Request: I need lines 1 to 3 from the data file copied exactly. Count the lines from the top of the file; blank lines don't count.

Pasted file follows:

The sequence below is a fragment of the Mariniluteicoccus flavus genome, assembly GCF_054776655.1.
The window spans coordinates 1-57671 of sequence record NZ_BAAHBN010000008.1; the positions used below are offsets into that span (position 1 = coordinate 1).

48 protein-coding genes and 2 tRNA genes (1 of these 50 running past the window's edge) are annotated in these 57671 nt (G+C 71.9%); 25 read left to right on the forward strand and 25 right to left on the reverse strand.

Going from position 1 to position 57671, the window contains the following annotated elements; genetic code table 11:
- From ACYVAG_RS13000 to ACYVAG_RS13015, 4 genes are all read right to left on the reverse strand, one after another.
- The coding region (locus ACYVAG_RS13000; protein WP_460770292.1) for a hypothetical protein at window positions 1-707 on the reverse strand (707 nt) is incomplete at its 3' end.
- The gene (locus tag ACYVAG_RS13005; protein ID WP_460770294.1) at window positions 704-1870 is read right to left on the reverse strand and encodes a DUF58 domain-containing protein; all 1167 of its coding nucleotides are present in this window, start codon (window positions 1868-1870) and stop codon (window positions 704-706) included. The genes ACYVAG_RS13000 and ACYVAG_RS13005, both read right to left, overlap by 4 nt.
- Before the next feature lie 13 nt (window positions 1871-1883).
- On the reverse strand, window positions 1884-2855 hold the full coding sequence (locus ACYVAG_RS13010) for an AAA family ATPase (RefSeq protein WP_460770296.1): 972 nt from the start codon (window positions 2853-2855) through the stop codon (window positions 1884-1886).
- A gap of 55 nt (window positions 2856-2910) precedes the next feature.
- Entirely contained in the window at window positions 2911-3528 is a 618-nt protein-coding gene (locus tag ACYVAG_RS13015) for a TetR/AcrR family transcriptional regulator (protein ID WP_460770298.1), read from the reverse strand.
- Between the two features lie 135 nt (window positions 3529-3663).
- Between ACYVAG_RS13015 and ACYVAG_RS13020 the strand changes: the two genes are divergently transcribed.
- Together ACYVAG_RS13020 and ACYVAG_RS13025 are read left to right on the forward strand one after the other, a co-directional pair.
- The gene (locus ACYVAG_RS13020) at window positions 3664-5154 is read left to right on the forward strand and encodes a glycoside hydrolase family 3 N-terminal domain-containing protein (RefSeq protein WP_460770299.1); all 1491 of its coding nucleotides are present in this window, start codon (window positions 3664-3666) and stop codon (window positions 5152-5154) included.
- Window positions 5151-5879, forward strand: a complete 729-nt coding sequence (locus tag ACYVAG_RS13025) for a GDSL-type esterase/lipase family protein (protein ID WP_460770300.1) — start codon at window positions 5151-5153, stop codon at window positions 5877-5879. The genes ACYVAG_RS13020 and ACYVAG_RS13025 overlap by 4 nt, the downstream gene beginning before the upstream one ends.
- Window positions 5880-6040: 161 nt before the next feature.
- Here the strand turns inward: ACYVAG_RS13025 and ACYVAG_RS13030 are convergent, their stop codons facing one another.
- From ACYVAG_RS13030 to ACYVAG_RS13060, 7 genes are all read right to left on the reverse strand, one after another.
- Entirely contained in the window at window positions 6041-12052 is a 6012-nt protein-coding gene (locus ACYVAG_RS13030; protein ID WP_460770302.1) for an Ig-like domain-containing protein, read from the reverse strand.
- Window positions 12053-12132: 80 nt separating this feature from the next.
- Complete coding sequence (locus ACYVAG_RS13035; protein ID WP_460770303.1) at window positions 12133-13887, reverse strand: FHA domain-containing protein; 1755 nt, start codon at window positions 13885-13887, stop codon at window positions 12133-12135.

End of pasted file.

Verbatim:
The sequence below is a fragment of the Mariniluteicoccus flavus genome, assembly GCF_054776655.1.
The window spans coordinates 1-57671 of sequence record NZ_BAAHBN010000008.1; the positions used below are offsets into that span (position 1 = coordinate 1).

48 protein-coding genes and 2 tRNA genes (1 of these 50 running past the window's edge) are annotated in these 57671 nt (G+C 71.9%); 25 read left to right on the forward strand and 25 right to left on the reverse strand.